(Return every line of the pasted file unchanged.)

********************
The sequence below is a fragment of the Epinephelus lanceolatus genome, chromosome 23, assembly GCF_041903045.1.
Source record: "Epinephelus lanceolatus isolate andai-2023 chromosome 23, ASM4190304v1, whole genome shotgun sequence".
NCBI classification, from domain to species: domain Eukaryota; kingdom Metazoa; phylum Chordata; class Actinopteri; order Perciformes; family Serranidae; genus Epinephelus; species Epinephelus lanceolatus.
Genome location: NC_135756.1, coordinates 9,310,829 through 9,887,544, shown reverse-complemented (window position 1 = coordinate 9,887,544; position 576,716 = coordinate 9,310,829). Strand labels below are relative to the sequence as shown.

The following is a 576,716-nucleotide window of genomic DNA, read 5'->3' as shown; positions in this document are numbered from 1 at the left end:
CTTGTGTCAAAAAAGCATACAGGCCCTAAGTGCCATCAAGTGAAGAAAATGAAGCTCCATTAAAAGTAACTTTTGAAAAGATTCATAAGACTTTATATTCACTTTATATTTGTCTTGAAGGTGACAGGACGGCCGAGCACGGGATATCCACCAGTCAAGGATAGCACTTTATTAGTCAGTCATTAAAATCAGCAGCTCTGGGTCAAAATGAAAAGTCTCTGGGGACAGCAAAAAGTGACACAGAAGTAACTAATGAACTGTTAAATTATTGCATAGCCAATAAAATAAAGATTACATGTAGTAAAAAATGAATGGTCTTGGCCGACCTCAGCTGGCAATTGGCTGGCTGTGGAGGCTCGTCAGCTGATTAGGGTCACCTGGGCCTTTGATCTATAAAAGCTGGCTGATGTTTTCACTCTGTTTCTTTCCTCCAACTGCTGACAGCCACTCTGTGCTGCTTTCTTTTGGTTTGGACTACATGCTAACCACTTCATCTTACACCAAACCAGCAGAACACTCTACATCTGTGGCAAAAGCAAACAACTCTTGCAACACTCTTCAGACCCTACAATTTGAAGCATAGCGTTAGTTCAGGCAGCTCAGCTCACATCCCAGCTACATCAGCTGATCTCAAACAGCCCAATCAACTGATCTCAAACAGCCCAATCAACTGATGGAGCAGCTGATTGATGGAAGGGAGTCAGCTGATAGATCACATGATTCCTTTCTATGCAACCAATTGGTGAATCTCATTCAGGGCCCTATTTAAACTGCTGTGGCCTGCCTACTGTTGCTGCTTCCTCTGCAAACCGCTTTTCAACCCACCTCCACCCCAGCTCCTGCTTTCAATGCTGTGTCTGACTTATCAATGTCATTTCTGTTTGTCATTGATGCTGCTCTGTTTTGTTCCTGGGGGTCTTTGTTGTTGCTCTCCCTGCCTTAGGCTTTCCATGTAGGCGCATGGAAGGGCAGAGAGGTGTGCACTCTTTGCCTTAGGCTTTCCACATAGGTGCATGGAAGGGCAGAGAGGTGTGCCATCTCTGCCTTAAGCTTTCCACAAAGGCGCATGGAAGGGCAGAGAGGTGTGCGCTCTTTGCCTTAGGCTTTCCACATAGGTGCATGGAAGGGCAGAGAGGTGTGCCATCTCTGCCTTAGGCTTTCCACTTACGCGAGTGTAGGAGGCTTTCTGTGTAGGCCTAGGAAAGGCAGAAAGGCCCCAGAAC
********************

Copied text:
The sequence below is a fragment of the Epinephelus lanceolatus genome, chromosome 23, assembly GCF_041903045.1.
Source record: "Epinephelus lanceolatus isolate andai-2023 chromosome 23, ASM4190304v1, whole genome shotgun sequence".
NCBI classification, from domain to species: domain Eukaryota; kingdom Metazoa; phylum Chordata; class Actinopteri; order Perciformes; family Serranidae; genus Epinephelus; species Epinephelus lanceolatus.
Genome location: NC_135756.1, coordinates 9,310,829 through 9,887,544, shown reverse-complemented (window position 1 = coordinate 9,887,544; position 576,716 = coordinate 9,310,829). Strand labels below are relative to the sequence as shown.

The following is a 576,716-nucleotide window of genomic DNA, read 5'->3' as shown; positions in this document are numbered from 1 at the left end:
CTTGTGTCAAAAAAGCATACAGGCCCTAAGTGCCATCAAGTGAAGAAAATGAAGCTCCATTAAAAGTAACTTTTGAAAAGATTCATAAGACTTTATATTCACTTTATATTTGTCTTGAAGGTGACAGGACGGCCGAGCACGGGATATCCACCAGTCAAGGATAGCACTTTATTAGTCAGTCATTAAAATCAGCAGCTCTGGGTCAAAATGAAAAGTCTCTGGGGACAGCAAAAAGTGACACAGAAGTAACTAATGAACTGTTAAATTATTGCATAGCCAATAAAATAAAGATTACATGTAGTAAAAAATGAATGGTCTTGGCCGACCTCAGCTGGCAATTGGCTGGCTGTGGAGGCTCGTCAGCTGATTAGGGTCACCTGGGCCTTTGATCTATAAAAGCTGGCTGATGTTTTCACTCTGTTTCTTTCCTCCAACTGCTGACAGCCACTCTGTGCTGCTTTCTTTTGGTTTGGACTACATGCTAACCACTTCATCTTACACCAAACCAGCAGAACACTCTACATCTGTGGCAAAAGCAAACAACTCTTGCAACACTCTTCAGACCCTACAATTTGAAGCATAGCGTTAGTTCAGGCAGCTCAGCTCACATCCCAGCTACATCAGCTGATCTCAAACAGCCCAATCAACTGATCTCAAACAGCCCAATCAACTGATGGAGCAGCTGATTGATGGAAGGGAGTCAGCTGATAGATCACATGATTCCTTTCTATGCAACCAATTGGTGAATCTCATTCAGGGCCCTATTTAAACTGCTGTGGCCTGCCTACTGTTGCTGCTTCCTCTGCAAACCGCTTTTCAACCCACCTCCACCCCAGCTCCTGCTTTCAATGCTGTGTCTGACTTATCAATGTCATTTCTGTTTGTCATTGATGCTGCTCTGTTTTGTTCCTGGGGGTCTTTGTTGTTGCTCTCCCTGCCTTAGGCTTTCCATGTAGGCGCATGGAAGGGCAGAGAGGTGTGCACTCTTTGCCTTAGGCTTTCCACATAGGTGCATGGAAGGGCAGAGAGGTGTGCCATCTCTGCCTTAAGCTTTCCACAAAGGCGCATGGAAGGGCAGAGAGGTGTGCGCTCTTTGCCTTAGGCTTTCCACATAGGTGCATGGAAGGGCAGAGAGGTGTGCCATCTCTGCCTTAGGCTTTCCACTTACGCGAGTGTAGGAGGCTTTCTGTGTAGGCCTAGGAAAGGCAGAAAGGCCCCAGAAC